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#1598: Haiti's renewal slow, and painful ... (fwd)


Haiti's renewal slow, and painful 
Profound misery abounds as foreign powers curtail aid tory
By John Donnelly, Globe Staff, 12/27/1999 

This story ran on page A01 of the Boston Globe on 12/27/1999. 

PORT-AU-PRINCE, Haiti - Somehow he slept. He slept despite a 
stomach-turning stench. He slept through the roar of televisions,  
radios, and other prisoners yelling across the room. He slept on a
threadbare cot.It was a passing moment in a prison regarded as Haiti's
finest, inside a 1,200-square-foot cell where 154 prisoners are locked
up 23 hours a day.They steal sleep when they can, and if they are
fortunate, like the man with  his right arm over his ear and eyes, they
get to use one of the 11 beds.It sounds miserable, and it is, yet this
is better than it was a few years ago. Before, the prison held 400 men
in a single room, none of whom had hope  of freedom without a
revolution.Therein lies a hidden truth about Haiti today: The misery is
so profound that it often masks the signs of incremental progress as the
country tries to build a democratic and civil society from scratch.     
Five years after 20,000 US troops invaded the nation in order to restore
a  democratically elected government ousted in a military coup, the task
is increasingly being left to the Haitians themselves. International
donors are pulling back because the crisis has passed and the results of
their giving, as  measured by yardsticks used in the developed world,
have been so meager. The United States, the largest single donor,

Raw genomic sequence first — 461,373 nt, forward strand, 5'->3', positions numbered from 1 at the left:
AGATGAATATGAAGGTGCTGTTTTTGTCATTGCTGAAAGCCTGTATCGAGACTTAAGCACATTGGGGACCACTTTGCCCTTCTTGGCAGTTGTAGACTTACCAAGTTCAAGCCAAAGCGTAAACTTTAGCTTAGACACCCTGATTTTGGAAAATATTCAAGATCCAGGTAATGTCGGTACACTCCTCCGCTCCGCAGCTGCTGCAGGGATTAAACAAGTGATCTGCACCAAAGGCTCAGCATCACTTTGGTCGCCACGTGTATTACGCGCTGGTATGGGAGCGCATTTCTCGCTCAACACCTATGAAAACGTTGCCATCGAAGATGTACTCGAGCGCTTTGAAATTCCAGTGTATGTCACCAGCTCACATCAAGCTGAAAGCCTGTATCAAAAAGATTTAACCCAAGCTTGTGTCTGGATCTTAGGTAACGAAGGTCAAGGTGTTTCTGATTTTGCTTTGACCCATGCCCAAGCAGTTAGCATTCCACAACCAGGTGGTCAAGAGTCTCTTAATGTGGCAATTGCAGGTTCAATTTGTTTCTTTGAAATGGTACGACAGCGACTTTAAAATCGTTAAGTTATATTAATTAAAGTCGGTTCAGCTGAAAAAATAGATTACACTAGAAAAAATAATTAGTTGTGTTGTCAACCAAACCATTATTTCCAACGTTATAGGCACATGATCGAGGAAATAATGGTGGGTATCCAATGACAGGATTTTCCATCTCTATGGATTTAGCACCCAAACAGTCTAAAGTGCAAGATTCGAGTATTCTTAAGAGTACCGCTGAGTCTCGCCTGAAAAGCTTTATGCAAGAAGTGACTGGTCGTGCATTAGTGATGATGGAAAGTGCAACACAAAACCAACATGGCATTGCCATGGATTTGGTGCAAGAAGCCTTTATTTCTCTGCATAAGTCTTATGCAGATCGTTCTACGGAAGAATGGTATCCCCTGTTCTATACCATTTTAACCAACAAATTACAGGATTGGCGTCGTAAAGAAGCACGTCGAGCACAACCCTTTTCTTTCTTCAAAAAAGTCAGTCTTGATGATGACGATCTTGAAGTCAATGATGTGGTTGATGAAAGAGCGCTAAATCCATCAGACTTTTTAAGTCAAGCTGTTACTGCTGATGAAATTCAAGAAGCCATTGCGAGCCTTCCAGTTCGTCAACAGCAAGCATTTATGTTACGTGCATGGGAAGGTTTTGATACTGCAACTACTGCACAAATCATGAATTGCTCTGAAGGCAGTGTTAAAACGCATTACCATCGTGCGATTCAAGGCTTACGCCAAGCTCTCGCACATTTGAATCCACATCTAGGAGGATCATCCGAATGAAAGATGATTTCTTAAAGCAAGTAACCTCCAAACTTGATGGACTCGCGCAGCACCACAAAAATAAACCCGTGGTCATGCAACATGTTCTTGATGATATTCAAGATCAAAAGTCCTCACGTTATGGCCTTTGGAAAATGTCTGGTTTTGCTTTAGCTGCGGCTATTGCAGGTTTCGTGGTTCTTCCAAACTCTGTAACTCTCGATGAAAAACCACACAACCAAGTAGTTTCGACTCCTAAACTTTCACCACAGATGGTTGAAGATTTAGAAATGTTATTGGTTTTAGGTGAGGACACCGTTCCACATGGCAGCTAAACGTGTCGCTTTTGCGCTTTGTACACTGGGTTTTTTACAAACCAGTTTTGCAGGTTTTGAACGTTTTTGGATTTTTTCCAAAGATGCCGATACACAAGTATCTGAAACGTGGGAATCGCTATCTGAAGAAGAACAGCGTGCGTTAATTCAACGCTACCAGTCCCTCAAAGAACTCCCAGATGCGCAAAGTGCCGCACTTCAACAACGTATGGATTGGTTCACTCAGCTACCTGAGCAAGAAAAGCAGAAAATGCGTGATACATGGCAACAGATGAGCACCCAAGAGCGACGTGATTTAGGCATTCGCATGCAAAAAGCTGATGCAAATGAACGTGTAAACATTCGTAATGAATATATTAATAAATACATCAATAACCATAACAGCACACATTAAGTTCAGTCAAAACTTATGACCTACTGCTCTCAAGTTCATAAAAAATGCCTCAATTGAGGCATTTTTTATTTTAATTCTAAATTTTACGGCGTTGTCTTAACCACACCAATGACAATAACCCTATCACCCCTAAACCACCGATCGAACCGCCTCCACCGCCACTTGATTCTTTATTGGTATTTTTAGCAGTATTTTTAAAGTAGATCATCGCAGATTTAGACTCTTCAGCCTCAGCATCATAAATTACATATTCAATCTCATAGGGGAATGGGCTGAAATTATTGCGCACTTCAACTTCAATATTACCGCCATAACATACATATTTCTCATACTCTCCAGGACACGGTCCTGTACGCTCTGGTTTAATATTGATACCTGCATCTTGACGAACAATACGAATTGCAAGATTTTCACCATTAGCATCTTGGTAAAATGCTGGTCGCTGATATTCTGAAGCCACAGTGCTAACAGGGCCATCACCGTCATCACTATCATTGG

infused more than $2 billion in assistance to Haiti in the last four
years, and it will put up another $100 million next year. But keeping
the funding at that level in the future could prove difficult, as
Republicans in Congress have increasingly questioned  whether US funds
are netting positive change. Haiti's prisons, long regarded as the worst
in the hemisphere, stand as a telling example of the steps already
taken, and the leaps still needed. The  room stuffed with 154 prisoners,
for instance, is one of the few areas in the National Penitentiary that
has not been rebuilt. The rest were constructed  with $2.4 million in
foreign funds.''The prisons used to be a place where human beings were
put and kept like  animals,'' said Jean-Paul Lupien, a Canadian prison
reform specialist who has led efforts here for the past four years.
''People would die, and no one  would know. It's much better now. It's
day and night.''In late 1994, when the US troops landed, no one even
knew how many  prisons there were under Haiti's brutal military regime.
No one had a count of the prisoners themselves. 

Since then, authorities have completed the arduous tasks of exploring
the prisons, investigating the prisoners' cases, putting together a
bureaucratic structure, rebuilding cellblocks, constructing infirmaries,